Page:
BootsnAll Travel Network

Day 1803: Sneaking across the border but not wanting to.


Like most border crossing, I did a little research prior to make sure things would go smoothly. Making mistakes at a border crossing is never a good thing. Weighing heavily on my mind was the somewhat odd requirements put forward on Mexico tourists (not counting the weekend border crossers). The FMT is basically like a tourist visa. It is given to tourists who are looking to spend more than a few days in Mexico or those who are heading farther inland than the frontier zone (20-30kms inland from the border). I had received a blank FMT when I entered from Guatemala and left it blank, in my passport. I had been asked for my passport a couple of times while traveling around on buses and I guess one of them did give me a stamp as I did have it authorized. The only other catch to the FMT is that you are required to pay @$22US as a fee. What makes it kind of weird is that you are required to pay the fee at one of the national banks not at an immigration office. You get a receipt and when you leave you hand the FMT and the receipt in as proof of fulfillment. Well, as it is one of those things that are not required immediately, I of course did nothing until it was time to leave and I needed it. The day before I left I Googled it and found a bunch of info posted by people with all their points of views. In general I gleened that it wasn’t something that could easily be avoided so I decided that maybe I should take care of this rather than waiting until the last minute. Heading into a couple of banks and receiving the “what the hell is that (but in Spanish)”, I just said screw it and figured that at worse I handed the $22 to anyone who would take it and who would let me pass to the other side.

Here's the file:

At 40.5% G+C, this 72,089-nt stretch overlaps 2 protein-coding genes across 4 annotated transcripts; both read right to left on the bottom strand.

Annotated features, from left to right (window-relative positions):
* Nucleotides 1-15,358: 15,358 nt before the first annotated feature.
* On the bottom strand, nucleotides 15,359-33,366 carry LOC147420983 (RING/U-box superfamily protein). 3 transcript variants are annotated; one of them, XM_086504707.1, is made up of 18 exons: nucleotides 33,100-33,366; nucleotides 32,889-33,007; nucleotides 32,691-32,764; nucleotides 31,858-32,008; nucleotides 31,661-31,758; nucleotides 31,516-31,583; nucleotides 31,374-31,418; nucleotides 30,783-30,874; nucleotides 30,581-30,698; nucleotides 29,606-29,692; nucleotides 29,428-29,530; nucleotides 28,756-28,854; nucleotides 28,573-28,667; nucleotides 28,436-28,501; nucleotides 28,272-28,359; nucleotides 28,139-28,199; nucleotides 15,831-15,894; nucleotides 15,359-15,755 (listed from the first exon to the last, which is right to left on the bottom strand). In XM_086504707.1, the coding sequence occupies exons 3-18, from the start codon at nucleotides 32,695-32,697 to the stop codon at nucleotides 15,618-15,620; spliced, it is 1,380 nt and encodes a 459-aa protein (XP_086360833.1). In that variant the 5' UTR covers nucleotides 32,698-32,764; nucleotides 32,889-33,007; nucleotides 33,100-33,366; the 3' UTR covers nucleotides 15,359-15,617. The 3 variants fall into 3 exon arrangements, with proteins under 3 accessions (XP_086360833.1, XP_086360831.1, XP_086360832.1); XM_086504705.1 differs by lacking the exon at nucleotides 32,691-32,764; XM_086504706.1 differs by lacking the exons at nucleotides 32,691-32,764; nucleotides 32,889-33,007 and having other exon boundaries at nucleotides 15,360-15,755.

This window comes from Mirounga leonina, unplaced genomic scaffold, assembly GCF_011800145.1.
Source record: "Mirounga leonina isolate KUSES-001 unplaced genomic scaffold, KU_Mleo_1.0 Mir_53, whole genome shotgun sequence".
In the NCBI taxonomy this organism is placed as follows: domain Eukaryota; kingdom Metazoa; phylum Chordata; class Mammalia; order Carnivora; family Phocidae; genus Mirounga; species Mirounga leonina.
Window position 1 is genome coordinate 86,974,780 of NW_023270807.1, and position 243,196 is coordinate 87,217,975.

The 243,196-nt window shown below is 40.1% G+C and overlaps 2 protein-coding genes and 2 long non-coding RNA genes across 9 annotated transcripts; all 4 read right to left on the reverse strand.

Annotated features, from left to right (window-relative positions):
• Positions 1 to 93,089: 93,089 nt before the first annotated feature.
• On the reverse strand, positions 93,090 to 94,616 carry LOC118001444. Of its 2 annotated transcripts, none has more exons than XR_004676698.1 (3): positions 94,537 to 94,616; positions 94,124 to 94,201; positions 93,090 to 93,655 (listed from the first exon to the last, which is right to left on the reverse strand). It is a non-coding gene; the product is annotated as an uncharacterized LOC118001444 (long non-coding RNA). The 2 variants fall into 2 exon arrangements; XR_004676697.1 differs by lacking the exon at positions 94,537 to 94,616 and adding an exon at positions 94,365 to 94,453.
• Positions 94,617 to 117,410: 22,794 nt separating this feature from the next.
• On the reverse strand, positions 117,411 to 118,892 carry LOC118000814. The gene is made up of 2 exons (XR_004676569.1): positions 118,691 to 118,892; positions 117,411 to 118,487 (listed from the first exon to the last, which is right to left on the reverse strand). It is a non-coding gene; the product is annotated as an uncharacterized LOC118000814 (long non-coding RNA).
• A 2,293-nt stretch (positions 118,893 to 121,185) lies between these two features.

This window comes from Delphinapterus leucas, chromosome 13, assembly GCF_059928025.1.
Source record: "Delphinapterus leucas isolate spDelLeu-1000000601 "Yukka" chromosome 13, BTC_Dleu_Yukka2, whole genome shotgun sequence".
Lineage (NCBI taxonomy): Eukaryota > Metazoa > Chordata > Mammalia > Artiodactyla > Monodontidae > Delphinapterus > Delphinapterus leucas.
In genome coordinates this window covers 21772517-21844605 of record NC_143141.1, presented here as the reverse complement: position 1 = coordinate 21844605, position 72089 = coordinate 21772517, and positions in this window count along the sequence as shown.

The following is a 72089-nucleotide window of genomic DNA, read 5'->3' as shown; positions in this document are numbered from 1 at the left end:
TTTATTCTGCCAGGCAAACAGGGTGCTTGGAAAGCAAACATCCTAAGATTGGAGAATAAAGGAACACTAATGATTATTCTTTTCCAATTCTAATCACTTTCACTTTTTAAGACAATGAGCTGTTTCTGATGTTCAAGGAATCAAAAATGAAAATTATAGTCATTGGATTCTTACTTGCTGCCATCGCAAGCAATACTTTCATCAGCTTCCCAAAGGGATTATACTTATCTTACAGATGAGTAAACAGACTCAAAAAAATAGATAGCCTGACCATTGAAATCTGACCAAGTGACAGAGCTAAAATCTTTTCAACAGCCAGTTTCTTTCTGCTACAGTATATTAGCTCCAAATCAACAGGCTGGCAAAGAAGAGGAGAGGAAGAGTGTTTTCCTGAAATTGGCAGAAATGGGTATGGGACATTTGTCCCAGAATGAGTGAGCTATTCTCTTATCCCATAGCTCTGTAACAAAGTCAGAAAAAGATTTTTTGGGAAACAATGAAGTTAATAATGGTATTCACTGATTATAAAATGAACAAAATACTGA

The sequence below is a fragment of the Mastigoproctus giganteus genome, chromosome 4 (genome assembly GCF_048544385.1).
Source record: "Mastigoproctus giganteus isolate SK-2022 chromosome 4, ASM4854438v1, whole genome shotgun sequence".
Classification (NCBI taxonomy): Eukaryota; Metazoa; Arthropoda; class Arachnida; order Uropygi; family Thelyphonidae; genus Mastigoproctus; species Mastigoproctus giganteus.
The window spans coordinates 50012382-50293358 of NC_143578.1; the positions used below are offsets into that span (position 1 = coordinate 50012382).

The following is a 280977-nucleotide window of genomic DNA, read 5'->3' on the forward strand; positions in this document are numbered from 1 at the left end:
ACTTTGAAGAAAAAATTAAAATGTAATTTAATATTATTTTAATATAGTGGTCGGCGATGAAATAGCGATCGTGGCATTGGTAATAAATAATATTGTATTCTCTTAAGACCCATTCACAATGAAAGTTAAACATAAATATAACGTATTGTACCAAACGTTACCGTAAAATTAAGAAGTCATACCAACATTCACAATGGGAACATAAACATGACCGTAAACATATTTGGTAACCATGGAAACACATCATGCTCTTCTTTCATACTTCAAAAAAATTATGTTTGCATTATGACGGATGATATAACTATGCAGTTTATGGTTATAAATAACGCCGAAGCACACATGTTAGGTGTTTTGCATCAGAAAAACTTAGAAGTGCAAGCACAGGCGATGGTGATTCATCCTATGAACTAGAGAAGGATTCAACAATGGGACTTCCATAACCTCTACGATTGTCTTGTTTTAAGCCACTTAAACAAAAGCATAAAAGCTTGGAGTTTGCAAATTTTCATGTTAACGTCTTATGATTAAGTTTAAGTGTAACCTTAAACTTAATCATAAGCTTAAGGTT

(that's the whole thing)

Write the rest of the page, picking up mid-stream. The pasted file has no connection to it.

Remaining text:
Even though this was to be my last border crossing, San Ysidro (the opposing border town in the US) is not my parents address so therefore I had to figure out how I was going to get from Southern California to Central California. There are not too many chicken buses plying the routes, but I learned there was something close, Greyhound. It was no different, I kept myself in travel mode and looked at all my options in not only getting to Fresno, but also how I would get from the drop off point to my parents house which was way far from any terminals. The general route for most travelers was to cross, jump on the San Diego Trolley and once arriving in San Diego split off from there. Back to day one, my plan had always been to cross from Tijuana and then take an Amtrak train home (thats kinda different). I really wanted to employ this plan but the route would have required taking the trolley from the border to San Diego, grabbing an Amtrak train that would only reach Los Angeles, switch to a bus to Bakersfield (over the mountains, no trains), and then switch back to a train for the last of the stretch to Fresno. Way too much work for somebody who is all over the “fun” of hectic traveling. Another option was a flight from San Diego to Fresno, but being that I am a “hardcore” traveler (or at least used to be), there was no way that I was going to end my trip on a freaking plane. Another huge factor was the time frame. Most transportation with the exception of the plane ended up arriving in Fresno at night which is not a good idea especially when the transport hubs for Fresno are in somewhat sketchy areas at night. I seesawed between sleeping in the bus terminal until morning, paying $50 for an overpriced fleabag hotel, or god help me, a night bus which would arrive first thing in the morning and would make it possible for me to use public transport to get to my parents house. So in the end I booked a night bus on Greyhound leaving in the afternoon right at the border. So, in general, I had the day to waste time so I spent a lot of time at an internet cafe and eating fish tacos.